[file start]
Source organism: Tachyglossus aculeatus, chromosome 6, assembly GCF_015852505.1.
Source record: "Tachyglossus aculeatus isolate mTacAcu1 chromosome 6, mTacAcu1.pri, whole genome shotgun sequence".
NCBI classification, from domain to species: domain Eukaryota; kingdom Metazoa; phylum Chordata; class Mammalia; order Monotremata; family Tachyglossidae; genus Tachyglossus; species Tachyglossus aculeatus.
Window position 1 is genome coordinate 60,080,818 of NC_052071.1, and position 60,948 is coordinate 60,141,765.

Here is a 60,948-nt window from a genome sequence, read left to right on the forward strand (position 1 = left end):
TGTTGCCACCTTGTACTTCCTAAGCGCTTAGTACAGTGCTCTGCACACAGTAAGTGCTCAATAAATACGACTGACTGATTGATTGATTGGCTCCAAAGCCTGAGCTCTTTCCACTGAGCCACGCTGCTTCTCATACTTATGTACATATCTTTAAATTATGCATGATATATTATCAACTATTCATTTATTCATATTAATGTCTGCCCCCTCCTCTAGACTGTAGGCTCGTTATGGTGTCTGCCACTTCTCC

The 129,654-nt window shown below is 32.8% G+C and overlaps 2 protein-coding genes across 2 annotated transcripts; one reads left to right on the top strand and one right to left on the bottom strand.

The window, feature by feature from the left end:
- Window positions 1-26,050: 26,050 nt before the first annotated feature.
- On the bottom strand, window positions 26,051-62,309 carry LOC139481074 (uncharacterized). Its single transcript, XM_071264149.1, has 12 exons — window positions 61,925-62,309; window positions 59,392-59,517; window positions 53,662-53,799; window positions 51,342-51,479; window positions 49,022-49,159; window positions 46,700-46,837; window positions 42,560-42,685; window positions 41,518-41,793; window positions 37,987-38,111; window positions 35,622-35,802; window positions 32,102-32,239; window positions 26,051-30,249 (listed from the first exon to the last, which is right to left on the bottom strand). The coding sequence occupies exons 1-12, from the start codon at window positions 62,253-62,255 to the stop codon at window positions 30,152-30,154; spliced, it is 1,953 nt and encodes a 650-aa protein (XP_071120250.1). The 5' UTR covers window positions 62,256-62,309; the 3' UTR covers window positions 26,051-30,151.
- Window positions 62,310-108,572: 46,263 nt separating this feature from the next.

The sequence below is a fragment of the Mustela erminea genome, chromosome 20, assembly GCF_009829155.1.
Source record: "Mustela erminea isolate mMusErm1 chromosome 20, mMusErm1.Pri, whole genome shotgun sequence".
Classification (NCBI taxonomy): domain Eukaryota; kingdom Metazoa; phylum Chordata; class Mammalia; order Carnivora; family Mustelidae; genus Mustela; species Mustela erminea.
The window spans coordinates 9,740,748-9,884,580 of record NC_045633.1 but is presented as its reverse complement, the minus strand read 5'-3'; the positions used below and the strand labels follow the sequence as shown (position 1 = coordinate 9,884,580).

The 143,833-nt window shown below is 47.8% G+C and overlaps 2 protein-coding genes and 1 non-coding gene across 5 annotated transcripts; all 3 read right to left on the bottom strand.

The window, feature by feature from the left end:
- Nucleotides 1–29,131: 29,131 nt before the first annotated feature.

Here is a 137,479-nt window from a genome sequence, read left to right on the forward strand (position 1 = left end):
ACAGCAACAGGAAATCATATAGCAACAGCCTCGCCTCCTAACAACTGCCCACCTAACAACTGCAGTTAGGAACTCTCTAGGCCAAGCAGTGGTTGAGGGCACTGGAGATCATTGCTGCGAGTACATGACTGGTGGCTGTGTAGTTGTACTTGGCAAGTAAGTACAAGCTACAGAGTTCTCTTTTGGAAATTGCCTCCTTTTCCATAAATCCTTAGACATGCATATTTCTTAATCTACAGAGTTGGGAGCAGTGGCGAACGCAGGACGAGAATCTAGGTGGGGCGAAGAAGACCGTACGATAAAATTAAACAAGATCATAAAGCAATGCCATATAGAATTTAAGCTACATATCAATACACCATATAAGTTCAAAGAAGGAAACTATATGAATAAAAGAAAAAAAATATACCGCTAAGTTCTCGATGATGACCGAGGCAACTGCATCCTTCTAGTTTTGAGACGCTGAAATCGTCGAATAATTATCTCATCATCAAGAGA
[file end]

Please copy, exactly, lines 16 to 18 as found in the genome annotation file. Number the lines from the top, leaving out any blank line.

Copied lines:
The 143,833-nt window shown below is 47.8% G+C and overlaps 2 protein-coding genes and 1 non-coding gene across 5 annotated transcripts; all 3 read right to left on the bottom strand.

The window, feature by feature from the left end:
- Nucleotides 1–29,131: 29,131 nt before the first annotated feature.